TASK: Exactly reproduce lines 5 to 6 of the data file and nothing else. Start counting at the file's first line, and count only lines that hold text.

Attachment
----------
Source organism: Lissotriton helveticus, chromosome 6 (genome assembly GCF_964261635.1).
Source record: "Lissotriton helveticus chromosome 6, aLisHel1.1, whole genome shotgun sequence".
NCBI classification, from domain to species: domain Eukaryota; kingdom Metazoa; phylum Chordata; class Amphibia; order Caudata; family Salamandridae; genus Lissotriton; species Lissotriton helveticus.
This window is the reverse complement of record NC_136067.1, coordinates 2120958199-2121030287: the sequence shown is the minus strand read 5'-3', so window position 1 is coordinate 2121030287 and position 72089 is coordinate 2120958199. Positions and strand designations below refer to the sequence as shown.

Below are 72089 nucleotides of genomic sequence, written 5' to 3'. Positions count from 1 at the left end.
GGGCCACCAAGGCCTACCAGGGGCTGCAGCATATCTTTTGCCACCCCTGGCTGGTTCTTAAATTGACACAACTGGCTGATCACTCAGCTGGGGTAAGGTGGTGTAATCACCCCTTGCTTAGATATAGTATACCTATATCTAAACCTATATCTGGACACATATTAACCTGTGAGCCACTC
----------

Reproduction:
Below are 72089 nucleotides of genomic sequence, written 5' to 3'. Positions count from 1 at the left end.
GGGCCACCAAGGCCTACCAGGGGCTGCAGCATATCTTTTGCCACCCCTGGCTGGTTCTTAAATTGACACAACTGGCTGATCACTCAGCTGGGGTAAGGTGGTGTAATCACCCCTTGCTTAGATATAGTATACCTATATCTAAACCTATATCTGGACACATATTAACCTGTGAGCCACTC